Tag Archives: 2016 launch

Silent Dance, Vilhelm Parfumerie Modest Mimosa

As the old saying goes, it is never too late to learn something new. I completely agree with that and I think it’s also very accurate for the perfumeland. With new brands emerging more often and with customer tastes changing faster than ever you can never say you know it all about the industry. Imagine my surprise when thanks to Ari (of Arielle Shoshana) I found out that Vilhelm Parfumerie¬†is a house established in New York by Jan Vilhelm Ahlgren – a guy from Sweden, who now lives in Paris. Fragrances are also made in France. Such multicultural creative environment often results in broader & more open perspective. I’m discovering this new to me brand with their mimosa.

Modest Mimosa unfolds with a brisk neroli note, giving you an impression of stepping right out of the shower. It has that pleasant, clean & flowery feel that has this weird ability to cool you down by a few degrees. This neroli accord quickly adapts to the skin and transforms into much warmer self in just a couple of minutes. When that happens, I actually start to like it even more. Body temperature brings out the more fatty, slightly heavier molecules that contribute to the neroli scent. At the same time it becomes soapy & powdery on my skin. Think of taking a shower with orange blossom soap.

Just a little bit further and I start to notice the shift in this initial neroli mildness. Modest Mimosa becomes slightly greener, evoking plant leaves waving in the wind, right above the ground level. Moment later – a surprise! Orange! No, not a citrus. Orange color of a carrot sneaks into the composition. It’s obvious that it will change the character of the perfume to a one that feels more vegetal. I’m not very much into veggie notes in my fragrances as often an earthy, gardening vibe is introduced along with them. But this carrot is ripe & healthy, washed in a crystal clear water.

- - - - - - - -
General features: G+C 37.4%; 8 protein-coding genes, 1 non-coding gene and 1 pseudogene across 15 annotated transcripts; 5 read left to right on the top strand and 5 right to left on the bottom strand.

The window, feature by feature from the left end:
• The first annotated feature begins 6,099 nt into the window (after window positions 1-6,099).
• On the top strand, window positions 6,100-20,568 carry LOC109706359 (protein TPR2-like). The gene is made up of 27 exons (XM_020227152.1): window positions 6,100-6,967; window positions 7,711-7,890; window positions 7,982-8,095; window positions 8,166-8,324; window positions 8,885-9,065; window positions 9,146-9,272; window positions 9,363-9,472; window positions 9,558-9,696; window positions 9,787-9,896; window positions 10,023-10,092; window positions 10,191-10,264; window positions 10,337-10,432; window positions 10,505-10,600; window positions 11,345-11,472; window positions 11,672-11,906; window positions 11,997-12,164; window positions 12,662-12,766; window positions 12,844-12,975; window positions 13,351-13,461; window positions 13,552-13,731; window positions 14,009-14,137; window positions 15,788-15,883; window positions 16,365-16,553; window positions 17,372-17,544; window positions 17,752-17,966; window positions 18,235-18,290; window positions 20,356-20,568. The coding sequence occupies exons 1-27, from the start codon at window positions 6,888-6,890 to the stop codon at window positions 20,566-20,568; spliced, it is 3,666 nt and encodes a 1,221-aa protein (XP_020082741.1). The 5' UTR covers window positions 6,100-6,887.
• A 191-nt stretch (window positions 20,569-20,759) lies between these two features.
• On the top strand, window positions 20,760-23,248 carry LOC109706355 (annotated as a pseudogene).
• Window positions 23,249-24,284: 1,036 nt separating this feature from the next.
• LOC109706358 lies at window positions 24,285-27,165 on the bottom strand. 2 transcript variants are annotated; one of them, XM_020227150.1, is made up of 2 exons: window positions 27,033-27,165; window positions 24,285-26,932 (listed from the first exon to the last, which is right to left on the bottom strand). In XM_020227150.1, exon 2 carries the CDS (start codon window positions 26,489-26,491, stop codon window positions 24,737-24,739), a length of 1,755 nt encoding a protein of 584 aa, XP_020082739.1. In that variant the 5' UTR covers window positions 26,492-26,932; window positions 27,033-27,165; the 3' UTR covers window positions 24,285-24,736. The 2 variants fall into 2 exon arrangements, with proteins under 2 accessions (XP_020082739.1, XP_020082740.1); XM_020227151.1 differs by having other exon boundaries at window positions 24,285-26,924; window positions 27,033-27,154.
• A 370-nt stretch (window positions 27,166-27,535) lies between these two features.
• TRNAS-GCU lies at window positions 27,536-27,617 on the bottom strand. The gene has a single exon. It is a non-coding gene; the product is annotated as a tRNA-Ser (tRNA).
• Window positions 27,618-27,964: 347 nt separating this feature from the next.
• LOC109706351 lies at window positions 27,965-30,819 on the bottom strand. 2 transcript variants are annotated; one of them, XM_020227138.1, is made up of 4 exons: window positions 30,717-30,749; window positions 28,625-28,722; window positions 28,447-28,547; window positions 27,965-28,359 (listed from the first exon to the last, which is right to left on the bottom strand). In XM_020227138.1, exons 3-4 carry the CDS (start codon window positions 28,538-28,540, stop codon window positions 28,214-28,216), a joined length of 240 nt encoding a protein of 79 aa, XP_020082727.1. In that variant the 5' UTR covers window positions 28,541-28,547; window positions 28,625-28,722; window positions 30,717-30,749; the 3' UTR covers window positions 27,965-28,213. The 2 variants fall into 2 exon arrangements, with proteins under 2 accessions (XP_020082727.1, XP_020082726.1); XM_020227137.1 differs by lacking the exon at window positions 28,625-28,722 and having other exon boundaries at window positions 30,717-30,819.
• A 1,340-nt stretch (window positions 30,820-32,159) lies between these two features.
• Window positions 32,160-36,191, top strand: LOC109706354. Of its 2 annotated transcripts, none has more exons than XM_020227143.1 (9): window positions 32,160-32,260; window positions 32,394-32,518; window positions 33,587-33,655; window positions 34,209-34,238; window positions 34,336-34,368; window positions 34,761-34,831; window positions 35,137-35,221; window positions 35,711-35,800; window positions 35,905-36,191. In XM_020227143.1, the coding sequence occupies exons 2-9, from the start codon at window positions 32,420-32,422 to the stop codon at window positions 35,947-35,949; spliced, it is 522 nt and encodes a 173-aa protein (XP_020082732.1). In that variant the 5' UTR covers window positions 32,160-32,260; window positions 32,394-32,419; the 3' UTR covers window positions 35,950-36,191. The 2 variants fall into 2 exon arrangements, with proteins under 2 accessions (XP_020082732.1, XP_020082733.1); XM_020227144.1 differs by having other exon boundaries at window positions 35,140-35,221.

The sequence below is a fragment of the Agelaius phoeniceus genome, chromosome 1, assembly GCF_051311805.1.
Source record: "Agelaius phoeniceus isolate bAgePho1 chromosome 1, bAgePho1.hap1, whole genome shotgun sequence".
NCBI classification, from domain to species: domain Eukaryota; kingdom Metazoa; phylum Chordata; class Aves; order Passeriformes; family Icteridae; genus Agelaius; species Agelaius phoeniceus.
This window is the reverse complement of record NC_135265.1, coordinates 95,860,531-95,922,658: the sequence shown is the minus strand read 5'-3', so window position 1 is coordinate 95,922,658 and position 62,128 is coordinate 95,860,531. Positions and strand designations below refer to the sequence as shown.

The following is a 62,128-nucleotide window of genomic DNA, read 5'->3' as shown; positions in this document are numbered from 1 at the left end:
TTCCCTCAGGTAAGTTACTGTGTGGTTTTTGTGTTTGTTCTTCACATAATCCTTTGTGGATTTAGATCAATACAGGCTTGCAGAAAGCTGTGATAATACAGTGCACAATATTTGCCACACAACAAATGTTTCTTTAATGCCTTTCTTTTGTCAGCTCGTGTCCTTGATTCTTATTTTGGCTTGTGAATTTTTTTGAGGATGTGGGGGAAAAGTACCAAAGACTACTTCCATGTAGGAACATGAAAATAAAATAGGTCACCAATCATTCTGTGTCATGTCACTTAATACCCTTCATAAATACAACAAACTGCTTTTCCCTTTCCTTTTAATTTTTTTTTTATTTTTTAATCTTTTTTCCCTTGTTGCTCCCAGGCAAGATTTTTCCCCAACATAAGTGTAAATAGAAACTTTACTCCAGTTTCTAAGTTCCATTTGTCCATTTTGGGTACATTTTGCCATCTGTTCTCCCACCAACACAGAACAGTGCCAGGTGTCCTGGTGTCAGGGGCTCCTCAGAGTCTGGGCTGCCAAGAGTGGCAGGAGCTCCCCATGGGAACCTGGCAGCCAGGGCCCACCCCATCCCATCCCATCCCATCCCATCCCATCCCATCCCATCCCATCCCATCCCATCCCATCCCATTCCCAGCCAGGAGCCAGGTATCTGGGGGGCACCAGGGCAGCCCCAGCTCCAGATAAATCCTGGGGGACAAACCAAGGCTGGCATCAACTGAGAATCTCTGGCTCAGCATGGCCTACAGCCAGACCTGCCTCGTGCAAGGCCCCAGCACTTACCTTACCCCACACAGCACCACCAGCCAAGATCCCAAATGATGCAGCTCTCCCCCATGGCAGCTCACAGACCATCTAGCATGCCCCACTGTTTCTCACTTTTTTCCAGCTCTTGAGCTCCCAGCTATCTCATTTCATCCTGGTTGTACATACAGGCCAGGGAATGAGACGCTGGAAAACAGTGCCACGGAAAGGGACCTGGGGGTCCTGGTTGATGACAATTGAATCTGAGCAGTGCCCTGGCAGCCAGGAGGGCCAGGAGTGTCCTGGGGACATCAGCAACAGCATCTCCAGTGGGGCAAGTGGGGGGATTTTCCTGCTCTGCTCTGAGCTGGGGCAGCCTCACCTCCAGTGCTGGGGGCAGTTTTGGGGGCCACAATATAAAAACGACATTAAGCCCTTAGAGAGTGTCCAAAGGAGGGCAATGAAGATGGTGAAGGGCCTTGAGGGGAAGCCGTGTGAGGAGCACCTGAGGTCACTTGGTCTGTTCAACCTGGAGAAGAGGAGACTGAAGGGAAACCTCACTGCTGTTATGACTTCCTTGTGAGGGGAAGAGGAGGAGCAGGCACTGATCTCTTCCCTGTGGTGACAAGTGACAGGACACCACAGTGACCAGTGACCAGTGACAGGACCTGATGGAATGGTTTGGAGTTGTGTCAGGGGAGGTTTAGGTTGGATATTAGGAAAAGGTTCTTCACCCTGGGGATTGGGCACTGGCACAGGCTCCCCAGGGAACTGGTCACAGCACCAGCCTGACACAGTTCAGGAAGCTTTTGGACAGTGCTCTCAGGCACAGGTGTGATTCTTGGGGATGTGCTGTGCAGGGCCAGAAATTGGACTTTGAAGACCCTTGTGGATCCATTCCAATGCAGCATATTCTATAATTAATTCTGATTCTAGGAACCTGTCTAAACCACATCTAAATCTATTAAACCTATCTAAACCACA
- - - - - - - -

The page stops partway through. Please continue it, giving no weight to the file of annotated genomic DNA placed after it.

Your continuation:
Carrot in Vilhelm Parfumerie Modest Mimosa even adds a sensation of freshness when it appears on the skin. That said – I’m glad that carrot didn’t bother me at all here. On the contrary, it has some charm to it. With time the fragrance reveals a crisp dewiness coming from violet flower. This transparent, watery feel, however, gradually brightens and becomes way more powdery. Finally I find myself surrounded by garlands of tiny little flowers that look like yellow pom-poms. They move with the faintest breeze and it’s like a dance in which they scatter their fragrant pollen like a magic dust.

Even though the season for mimosa comes early in the cycle of the year I associate its scent with summer months. I think I just like how happy the combination of watery, powdery and creamy facets of pollen smells like. Hints of wax or silkiness of iris in the background add elegance to it. And that’s exactly what Modest Mimosa is – an elegant perfume. In the drydown the musk tonalties have a slightly salty, mineral¬† feel. To me it’s the smell of the skin that’s still shiny from the sea water. Hint of white leather adds some strength & substantivity and casual mellowness to this optimistic blend.

Any time I’m introduced to a brand that I never tried before I try not to be judgemental but to approach it with an open mind. I remember looking at Vilhelm Parfumerie display at La Rinascente in Milan, in spring 2019 when together with ElenaThe Plum Girl we were going to the restaurant at the mall’s top floor before saying goodbye to Esxence and flying back home. The brand is finally available in Poland and I feel captivated by Modest Mimosa. I’m happy that this particular scent is the one that got me acquainted with the brand. The nose behind Modest Mimosa is Jerome Epinette. Modest Mimosa is available in 100 ml, 50 ml flacons, as well as in 18 ml travel-friendly size.

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Monday Quick Sniffs, part 57

It took me a month to share with you my holiday trip in Austria, Northern Italy and Switzerland. I hope that you enjoyed looking at the photos and hearing about places I visited. Now comes the time to talk about perfume again, though I had a little bit of hesitation to make my break slightly longer.

rolling-in-love